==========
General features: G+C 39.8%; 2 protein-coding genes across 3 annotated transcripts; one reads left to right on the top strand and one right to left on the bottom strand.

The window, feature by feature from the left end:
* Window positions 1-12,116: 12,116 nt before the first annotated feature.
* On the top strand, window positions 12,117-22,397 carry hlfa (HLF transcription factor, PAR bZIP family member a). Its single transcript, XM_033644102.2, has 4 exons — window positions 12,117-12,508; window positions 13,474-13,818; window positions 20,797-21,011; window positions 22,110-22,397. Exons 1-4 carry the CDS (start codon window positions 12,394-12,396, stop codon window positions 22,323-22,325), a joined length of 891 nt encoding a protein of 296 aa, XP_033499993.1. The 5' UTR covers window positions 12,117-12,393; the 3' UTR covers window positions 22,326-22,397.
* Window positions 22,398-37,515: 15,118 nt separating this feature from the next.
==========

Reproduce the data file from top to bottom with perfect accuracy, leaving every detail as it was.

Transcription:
General features: G+C 39.8%; 2 protein-coding genes across 3 annotated transcripts; one reads left to right on the top strand and one right to left on the bottom strand.

The window, feature by feature from the left end:
* Window positions 1-12,116: 12,116 nt before the first annotated feature.
* On the top strand, window positions 12,117-22,397 carry hlfa (HLF transcription factor, PAR bZIP family member a). Its single transcript, XM_033644102.2, has 4 exons — window positions 12,117-12,508; window positions 13,474-13,818; window positions 20,797-21,011; window positions 22,110-22,397. Exons 1-4 carry the CDS (start codon window positions 12,394-12,396, stop codon window positions 22,323-22,325), a joined length of 891 nt encoding a protein of 296 aa, XP_033499993.1. The 5' UTR covers window positions 12,117-12,393; the 3' UTR covers window positions 22,326-22,397.
* Window positions 22,398-37,515: 15,118 nt separating this feature from the next.